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Currently running a raid 0 array. Would like to add 2 more hard drives in a raid 0 array??

I am using the gigabyte GA-8KNXP mobo.  I can install 4 sata drives.  I am currently running 2 in the Raid 0 array.  Can I add the 2 new drives to the mobo and set them up in the same array without having to re-format the current drives?  Or, can I set them up as a separate Raid 0 array.  (The 2 new drives are the same model, but they are different models then the existing drives.)   Again, I would prefer not to re-format the existing drives.

Thanks,

John
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jwmghf
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jwmghf
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CallandorCommented:
Adding drives to an existing array requires backing up the data, breaking the array, re-creating a new array with the additional drives, and restoring from backup.  Adding a second array will let you keep your current setup.
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jwmghfAuthor Commented:
Hi Callandor:

You are always here.  That is a bonus for me:)))   I think I would opt to add a second array.  Will the second array appear as send hard drive??  (D: for example)  My current array is running the 74gb raptors.  My new drives are the Hitachi deskstar 250gb.  Which way do you think would be better to set it up??  One big array or simply add a second array.  Are there any pros and cons to be aware of?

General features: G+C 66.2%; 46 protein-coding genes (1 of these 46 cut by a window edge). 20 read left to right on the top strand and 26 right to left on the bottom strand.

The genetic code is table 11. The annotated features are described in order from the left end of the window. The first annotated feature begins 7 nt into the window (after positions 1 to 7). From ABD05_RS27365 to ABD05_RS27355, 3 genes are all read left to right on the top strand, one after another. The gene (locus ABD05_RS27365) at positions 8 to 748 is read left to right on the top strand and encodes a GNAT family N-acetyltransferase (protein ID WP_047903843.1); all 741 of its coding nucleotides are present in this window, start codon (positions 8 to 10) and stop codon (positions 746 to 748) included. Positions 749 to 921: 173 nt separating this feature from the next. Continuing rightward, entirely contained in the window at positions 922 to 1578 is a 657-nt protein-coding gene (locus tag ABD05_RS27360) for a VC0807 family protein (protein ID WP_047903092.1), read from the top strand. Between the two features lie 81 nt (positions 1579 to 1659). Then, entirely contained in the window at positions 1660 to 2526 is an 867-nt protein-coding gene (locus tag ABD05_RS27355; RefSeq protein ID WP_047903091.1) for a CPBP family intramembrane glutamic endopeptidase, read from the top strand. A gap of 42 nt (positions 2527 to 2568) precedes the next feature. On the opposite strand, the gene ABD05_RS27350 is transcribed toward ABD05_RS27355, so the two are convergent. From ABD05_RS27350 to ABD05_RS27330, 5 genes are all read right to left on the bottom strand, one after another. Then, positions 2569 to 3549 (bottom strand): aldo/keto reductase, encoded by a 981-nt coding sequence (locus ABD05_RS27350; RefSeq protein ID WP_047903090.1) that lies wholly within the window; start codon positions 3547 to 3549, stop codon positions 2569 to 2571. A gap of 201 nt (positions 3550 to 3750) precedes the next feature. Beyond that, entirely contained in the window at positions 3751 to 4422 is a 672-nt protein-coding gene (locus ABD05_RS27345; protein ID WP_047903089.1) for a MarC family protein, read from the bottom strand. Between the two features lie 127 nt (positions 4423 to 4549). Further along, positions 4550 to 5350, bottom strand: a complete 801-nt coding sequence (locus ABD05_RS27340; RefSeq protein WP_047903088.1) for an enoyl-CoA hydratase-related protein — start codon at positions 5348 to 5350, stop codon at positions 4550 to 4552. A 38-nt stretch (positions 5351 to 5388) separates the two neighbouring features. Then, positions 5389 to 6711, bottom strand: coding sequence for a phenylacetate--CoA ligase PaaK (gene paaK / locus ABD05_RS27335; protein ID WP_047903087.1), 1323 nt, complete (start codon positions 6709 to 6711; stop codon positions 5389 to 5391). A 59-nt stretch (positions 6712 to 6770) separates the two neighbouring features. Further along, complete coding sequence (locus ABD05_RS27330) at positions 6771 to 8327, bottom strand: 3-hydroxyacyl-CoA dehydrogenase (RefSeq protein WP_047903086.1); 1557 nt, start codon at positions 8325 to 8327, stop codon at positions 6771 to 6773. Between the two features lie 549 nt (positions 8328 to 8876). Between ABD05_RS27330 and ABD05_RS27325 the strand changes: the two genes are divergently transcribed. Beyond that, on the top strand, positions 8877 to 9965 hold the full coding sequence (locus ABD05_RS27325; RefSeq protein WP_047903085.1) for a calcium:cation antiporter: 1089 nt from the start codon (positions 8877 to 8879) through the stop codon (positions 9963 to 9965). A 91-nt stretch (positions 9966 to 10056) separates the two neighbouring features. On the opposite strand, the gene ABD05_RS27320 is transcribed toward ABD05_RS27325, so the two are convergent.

Thanks,

John
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CallandorCommented:
I would keep your raptors as they are - they are fast, which is good for the OS, and they are not too big, which brings me to my second question: do you backup your OS, with all the programs and configurations?  As disks get bigger, more stuff can be crammed in there, but watch out if a drive fails: you have a RAID-0, which means no redundancy if either drive crashes.  You could use Ghost and create an image on your new array, which will appear as one big disk (drive D).  This way, all your programs can be brought back without too much trouble.  You should also make it a practice to create an image after modifications have happened that are a pain to duplicate.
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jwmghfAuthor Commented:
Ok I got the new array installed, but I want to know that's it's in the best way.  The techy at giga-byte had me set the new drives (F:) up on Silicon Image Raid controller.  He then had me change the disk type from Basic NTFS to Dynamic NTSF and then had me format them.  My C: is Basic.   My F: is Dynamic.  Is this normal??  Are there advantages to Basic over Dynamic or vise-versa??

Thanks,

John
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CallandorCommented:
Microsoft wants RAID arrays to be dynamic: http://support.microsoft.com/default.aspx?scid=kb;EN-US;314343

Dynamic disks are more flexible, but RAID implemented in hardware doesn't have to be dynamic.  Here's an explanation:
http://www.windows-help.net/WindowsXP/howto-20.html 
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jwmghfAuthor Commented:
Thanks again Callandor!!!  See you around.

John
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